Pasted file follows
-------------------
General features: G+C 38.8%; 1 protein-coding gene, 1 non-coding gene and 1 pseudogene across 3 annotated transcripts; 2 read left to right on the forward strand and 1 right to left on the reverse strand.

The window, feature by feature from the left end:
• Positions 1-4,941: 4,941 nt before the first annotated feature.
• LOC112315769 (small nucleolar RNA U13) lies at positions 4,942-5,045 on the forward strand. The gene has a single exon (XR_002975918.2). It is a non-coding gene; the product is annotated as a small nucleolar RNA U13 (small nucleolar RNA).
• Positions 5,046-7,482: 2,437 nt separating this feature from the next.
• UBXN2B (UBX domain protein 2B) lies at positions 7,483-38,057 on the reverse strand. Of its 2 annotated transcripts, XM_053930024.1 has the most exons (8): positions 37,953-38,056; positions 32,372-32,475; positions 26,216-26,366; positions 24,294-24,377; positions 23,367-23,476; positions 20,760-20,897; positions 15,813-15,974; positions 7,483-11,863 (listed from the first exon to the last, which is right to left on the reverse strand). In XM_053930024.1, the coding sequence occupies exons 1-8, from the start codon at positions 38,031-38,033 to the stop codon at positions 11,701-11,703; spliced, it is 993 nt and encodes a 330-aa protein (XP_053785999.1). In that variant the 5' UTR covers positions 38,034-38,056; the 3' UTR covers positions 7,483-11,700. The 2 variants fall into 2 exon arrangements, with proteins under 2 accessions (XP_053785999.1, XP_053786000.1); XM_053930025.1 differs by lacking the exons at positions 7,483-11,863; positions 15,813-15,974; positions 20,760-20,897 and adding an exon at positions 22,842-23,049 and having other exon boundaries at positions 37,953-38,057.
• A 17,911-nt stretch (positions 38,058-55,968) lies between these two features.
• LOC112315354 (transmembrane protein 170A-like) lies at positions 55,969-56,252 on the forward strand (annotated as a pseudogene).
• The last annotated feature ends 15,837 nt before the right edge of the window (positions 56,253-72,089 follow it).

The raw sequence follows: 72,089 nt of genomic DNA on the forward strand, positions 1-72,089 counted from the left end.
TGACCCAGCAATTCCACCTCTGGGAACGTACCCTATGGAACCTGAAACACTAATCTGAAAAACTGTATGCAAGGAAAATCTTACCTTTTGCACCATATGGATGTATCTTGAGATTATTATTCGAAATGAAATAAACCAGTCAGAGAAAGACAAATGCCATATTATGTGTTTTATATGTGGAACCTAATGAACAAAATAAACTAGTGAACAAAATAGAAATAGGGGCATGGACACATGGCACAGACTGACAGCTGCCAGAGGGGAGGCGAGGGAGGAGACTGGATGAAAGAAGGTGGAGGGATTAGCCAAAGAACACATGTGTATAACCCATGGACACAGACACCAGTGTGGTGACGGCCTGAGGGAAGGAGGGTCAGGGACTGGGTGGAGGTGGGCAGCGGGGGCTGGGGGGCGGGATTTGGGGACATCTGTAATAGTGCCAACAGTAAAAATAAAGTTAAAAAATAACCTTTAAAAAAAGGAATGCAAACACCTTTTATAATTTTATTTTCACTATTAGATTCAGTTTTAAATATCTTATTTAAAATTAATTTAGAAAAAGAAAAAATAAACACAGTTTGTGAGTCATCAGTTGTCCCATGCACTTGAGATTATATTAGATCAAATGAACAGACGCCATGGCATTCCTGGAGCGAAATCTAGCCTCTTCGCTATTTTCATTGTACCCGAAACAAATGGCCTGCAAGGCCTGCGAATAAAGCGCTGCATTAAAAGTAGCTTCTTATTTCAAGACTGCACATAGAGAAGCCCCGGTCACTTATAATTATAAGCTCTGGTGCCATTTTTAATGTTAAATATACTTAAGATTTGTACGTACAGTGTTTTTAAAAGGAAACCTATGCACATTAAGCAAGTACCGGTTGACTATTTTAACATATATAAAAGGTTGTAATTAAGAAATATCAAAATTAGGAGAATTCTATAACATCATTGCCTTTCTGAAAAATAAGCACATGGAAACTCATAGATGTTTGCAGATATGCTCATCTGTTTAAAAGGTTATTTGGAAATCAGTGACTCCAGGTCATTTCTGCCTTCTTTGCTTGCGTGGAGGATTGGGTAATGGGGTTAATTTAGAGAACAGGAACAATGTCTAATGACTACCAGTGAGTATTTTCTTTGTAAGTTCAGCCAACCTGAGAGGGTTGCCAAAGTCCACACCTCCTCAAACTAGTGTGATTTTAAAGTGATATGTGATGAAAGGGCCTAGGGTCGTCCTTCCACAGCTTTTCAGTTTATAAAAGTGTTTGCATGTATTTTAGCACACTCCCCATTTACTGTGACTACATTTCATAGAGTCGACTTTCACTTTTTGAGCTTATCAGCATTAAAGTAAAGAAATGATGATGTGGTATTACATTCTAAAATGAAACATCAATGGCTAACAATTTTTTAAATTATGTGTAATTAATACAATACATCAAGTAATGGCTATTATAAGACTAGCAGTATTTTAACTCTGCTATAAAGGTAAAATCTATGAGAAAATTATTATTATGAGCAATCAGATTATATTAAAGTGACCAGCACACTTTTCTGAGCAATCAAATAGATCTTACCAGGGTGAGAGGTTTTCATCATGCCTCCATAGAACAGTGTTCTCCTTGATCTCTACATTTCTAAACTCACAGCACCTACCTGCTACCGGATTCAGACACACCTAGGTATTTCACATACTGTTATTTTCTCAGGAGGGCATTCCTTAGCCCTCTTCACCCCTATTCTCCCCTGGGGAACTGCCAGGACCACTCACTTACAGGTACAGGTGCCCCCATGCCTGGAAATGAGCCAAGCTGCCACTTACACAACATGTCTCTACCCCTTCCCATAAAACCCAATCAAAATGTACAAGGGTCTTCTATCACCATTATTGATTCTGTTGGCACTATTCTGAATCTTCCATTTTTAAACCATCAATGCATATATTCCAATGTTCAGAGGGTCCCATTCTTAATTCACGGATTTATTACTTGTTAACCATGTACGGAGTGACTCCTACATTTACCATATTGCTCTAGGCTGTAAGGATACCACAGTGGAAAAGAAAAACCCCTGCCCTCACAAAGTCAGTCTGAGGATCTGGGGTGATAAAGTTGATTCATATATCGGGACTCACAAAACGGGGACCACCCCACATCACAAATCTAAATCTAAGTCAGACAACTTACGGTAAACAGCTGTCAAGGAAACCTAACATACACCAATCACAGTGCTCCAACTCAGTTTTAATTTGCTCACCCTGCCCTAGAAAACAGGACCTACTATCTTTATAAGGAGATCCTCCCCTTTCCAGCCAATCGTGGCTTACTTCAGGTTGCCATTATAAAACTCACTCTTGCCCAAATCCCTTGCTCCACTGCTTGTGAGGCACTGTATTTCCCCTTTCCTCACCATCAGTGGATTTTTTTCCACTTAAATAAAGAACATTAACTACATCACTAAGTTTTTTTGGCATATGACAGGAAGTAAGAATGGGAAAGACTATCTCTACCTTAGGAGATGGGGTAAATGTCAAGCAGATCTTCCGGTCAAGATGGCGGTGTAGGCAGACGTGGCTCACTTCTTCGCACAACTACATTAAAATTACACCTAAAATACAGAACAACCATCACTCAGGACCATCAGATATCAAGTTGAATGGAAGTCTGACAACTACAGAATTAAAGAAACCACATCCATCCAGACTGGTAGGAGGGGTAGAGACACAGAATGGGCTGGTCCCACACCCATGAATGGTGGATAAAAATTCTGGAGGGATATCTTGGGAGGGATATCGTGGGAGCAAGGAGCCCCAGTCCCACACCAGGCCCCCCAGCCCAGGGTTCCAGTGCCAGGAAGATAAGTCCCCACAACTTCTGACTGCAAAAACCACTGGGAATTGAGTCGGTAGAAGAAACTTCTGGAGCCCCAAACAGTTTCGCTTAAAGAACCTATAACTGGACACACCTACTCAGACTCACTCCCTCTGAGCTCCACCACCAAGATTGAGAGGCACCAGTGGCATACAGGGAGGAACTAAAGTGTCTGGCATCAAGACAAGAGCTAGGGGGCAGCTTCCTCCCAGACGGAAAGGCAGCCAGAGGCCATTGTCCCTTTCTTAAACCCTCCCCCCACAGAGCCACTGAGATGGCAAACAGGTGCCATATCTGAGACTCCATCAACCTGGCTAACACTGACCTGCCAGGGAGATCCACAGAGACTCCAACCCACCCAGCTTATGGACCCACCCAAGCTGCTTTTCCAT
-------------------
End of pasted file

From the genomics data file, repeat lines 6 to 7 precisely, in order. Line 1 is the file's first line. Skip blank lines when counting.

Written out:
• UBXN2B (UBX domain protein 2B) lies at positions 7,483-38,057 on the reverse strand. Of its 2 annotated transcripts, XM_053930024.1 has the most exons (8): positions 37,953-38,056; positions 32,372-32,475; positions 26,216-26,366; positions 24,294-24,377; positions 23,367-23,476; positions 20,760-20,897; positions 15,813-15,974; positions 7,483-11,863 (listed from the first exon to the last, which is right to left on the reverse strand). In XM_053930024.1, the coding sequence occupies exons 1-8, from the start codon at positions 38,031-38,033 to the stop codon at positions 11,701-11,703; spliced, it is 993 nt and encodes a 330-aa protein (XP_053785999.1). In that variant the 5' UTR covers positions 38,034-38,056; the 3' UTR covers positions 7,483-11,700. The 2 variants fall into 2 exon arrangements, with proteins under 2 accessions (XP_053785999.1, XP_053786000.1); XM_053930025.1 differs by lacking the exons at positions 7,483-11,863; positions 15,813-15,974; positions 20,760-20,897 and adding an exon at positions 22,842-23,049 and having other exon boundaries at positions 37,953-38,057.
• A 17,911-nt stretch (positions 38,058-55,968) lies between these two features.